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Dispersion of light

  1. Apr 15, 2014 #1

    adjacent

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    1. The problem statement, all variables and given/known data
    This is not a homework problem but I'll post it here.It's just a question that came to my mind.

    Why does distant objects appear dimmer?


    3. The attempt at a solution
    My answer would be the inverse square law.
    For a point light,it can be quite easy to explain.As the distance increases,the amount of light falling per cm^3 decreases.
    But what about a rod light(Whatever.See the diagram)?
    attachment.php?attachmentid=68676&stc=1&d=1397574308.png

    I can argue that the amount of light falling on E2 is the same as the amount falling on the E1.What's wrong here?
    Is this the way to think about this problem?Can you correct me?I know I am wrong somewhere.
     

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    Last edited: Apr 15, 2014
  2. jcsd
  3. Apr 15, 2014 #2
    I am no expert. Although we use mathematically an infinite number of light rays, this does not occur physically.
    You have a finite number of photons, so dispersion still explains dimming.
     
  4. Apr 15, 2014 #3
    Your picture doesn't say anything about the brightness of the object. It simply shows that the whole object can be seen from both points of view. The brightness is given by the inverse square law you mentioned.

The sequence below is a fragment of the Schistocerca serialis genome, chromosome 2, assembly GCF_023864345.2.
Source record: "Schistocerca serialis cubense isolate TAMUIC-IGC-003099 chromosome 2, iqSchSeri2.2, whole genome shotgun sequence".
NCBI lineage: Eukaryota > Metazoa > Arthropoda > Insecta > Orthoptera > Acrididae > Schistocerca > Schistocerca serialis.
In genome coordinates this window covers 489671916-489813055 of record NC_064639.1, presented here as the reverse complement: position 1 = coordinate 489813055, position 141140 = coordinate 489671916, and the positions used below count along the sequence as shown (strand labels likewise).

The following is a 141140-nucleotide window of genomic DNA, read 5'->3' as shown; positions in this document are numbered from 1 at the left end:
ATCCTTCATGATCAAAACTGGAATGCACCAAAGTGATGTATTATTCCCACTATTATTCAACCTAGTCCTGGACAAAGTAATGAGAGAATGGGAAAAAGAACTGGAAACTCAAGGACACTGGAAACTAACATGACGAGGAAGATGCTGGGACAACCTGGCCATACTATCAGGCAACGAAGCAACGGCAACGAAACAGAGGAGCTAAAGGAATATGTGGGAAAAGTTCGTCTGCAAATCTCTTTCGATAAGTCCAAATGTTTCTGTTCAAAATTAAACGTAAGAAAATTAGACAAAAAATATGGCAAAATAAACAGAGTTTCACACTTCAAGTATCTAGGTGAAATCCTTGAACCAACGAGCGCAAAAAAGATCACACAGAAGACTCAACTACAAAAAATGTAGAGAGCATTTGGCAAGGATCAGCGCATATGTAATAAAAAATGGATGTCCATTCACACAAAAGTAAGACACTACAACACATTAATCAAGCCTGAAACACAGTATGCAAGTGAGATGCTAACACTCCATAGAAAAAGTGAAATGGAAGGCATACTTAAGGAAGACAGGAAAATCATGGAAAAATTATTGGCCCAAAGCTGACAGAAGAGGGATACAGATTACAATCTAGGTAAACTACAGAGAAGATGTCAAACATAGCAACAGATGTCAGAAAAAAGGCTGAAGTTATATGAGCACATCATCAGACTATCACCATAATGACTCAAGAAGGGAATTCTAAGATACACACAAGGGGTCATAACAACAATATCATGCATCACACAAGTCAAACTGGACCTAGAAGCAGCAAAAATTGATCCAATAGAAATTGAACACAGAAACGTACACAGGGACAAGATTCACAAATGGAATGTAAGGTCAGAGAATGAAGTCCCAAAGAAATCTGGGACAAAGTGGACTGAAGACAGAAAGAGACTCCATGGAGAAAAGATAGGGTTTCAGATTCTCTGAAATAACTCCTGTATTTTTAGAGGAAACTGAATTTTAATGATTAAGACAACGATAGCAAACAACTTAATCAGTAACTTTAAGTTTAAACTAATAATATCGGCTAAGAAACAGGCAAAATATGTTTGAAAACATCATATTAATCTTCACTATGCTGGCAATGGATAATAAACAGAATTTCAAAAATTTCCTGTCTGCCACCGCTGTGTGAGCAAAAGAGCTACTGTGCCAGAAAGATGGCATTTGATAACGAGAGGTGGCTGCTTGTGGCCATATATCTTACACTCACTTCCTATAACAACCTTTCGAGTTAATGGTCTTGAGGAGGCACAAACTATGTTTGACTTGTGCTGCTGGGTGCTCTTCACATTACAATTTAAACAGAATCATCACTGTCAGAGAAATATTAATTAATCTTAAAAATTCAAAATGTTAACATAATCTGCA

5. Apr 15, 2014 #4
    My understanding is that a light source gives off a fixed number of photons every second (N/s). In your case with the rod it is still emitting a fixed number of photons per second but simply as a series of point sources (∑N/s).

    If dimness is a measure of intensity of light at a distance which in turn is a measure of power per square meter then we can say that dimness is proportional to the flux of the number of photons (∑N/s/A) since each photon has energy associated with it.

    Therefore, dimness for any type of light source would still follow the inverse square law with distance i.e. the number of photons arriving each second at a given point reduces the farther you move away.
     
  6. Apr 16, 2014 #5

    adjacent

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    Thanks everyone.
    Yeah.Assuming the rod as a series of points did the trick
     
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